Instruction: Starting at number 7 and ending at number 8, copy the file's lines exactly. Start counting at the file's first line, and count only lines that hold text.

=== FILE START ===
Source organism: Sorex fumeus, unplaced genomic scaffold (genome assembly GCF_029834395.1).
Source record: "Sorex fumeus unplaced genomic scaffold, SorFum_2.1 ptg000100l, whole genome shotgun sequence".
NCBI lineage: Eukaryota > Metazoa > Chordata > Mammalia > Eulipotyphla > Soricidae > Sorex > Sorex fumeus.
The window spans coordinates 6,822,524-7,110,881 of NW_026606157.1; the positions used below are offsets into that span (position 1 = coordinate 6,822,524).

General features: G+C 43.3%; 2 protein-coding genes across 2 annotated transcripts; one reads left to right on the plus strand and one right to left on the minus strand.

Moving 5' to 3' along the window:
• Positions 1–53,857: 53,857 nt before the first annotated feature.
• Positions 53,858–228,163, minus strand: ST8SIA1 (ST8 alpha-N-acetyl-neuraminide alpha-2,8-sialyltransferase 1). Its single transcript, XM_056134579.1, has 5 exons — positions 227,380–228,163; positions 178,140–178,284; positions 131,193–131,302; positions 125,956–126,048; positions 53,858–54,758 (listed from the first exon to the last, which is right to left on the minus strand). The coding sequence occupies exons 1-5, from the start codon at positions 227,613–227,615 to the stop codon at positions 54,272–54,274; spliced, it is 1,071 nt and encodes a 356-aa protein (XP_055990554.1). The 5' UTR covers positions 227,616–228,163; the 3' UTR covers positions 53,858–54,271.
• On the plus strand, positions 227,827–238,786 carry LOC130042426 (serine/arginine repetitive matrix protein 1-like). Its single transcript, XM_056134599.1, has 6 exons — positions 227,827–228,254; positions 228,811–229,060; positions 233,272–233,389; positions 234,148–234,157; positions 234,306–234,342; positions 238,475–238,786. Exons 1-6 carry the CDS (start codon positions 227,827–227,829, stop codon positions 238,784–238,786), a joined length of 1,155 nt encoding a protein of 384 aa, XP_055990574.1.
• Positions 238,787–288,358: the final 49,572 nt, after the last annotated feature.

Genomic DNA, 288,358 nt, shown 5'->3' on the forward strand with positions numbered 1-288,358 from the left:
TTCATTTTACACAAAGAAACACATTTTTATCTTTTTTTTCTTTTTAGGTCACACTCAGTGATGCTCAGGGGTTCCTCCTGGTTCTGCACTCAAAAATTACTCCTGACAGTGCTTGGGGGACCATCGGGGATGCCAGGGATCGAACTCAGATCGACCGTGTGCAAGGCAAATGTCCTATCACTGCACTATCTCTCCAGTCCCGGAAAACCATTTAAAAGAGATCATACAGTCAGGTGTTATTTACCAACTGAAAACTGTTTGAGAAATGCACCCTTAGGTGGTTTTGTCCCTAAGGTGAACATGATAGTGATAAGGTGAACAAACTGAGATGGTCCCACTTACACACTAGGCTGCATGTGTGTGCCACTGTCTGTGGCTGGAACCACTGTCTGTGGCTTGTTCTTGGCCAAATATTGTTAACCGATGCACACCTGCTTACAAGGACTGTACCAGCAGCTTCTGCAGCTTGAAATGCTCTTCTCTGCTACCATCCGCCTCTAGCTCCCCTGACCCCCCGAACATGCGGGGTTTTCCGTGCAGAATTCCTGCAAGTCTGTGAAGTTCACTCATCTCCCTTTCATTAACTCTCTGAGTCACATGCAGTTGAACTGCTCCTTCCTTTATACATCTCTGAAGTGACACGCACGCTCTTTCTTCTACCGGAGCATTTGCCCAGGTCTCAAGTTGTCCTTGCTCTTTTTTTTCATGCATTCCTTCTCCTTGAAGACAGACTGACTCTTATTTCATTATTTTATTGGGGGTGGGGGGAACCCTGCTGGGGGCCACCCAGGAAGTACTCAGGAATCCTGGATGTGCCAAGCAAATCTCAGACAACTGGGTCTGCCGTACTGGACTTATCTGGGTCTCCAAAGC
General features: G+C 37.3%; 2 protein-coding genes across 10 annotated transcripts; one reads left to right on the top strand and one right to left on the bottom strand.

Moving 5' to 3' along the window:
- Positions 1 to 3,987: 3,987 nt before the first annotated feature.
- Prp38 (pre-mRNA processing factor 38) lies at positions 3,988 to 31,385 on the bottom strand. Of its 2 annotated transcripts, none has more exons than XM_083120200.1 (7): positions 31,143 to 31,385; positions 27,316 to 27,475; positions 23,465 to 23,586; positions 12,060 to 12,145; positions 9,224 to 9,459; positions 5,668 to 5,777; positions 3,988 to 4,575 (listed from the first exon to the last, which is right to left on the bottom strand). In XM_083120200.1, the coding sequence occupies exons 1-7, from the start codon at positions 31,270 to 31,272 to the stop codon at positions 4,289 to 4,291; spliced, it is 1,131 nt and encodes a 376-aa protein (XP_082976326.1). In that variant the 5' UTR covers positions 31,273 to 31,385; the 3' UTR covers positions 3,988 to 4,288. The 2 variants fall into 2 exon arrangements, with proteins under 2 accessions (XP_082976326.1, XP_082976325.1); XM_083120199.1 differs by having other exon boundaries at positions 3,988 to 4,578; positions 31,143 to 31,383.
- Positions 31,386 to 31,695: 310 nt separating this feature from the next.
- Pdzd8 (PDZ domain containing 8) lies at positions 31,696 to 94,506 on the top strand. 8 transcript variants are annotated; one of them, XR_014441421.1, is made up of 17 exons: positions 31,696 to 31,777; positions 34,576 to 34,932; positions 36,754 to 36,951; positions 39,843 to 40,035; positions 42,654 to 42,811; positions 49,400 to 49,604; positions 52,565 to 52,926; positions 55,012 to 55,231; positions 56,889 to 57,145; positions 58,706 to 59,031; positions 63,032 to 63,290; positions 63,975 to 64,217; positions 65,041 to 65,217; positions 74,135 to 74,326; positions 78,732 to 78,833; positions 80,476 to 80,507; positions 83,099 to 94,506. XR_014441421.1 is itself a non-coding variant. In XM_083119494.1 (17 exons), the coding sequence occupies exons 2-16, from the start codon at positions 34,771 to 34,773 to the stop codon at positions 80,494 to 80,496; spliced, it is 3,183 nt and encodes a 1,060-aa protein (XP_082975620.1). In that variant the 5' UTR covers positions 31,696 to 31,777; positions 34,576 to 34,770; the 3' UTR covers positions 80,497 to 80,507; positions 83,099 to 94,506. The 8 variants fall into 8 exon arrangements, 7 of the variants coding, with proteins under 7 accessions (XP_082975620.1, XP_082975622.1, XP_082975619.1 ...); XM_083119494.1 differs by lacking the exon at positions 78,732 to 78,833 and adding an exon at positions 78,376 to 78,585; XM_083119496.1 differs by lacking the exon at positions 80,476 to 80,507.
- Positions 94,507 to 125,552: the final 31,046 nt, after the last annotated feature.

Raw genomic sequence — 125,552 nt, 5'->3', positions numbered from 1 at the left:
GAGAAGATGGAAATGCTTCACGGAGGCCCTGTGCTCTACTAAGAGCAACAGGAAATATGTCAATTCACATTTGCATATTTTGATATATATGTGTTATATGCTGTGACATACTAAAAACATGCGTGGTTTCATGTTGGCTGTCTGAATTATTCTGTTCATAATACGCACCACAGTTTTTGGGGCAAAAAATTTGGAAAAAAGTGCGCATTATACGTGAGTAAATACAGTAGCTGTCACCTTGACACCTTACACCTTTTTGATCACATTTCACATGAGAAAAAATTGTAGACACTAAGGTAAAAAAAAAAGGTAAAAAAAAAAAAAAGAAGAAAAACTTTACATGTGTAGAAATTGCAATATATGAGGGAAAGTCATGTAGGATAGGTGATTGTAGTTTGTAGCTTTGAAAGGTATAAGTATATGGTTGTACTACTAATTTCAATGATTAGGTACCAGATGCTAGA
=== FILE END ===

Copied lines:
• Positions 1–53,857: 53,857 nt before the first annotated feature.
• Positions 53,858–228,163, minus strand: ST8SIA1 (ST8 alpha-N-acetyl-neuraminide alpha-2,8-sialyltransferase 1). Its single transcript, XM_056134579.1, has 5 exons — positions 227,380–228,163; positions 178,140–178,284; positions 131,193–131,302; positions 125,956–126,048; positions 53,858–54,758 (listed from the first exon to the last, which is right to left on the minus strand). The coding sequence occupies exons 1-5, from the start codon at positions 227,613–227,615 to the stop codon at positions 54,272–54,274; spliced, it is 1,071 nt and encodes a 356-aa protein (XP_055990554.1). The 5' UTR covers positions 227,616–228,163; the 3' UTR covers positions 53,858–54,271.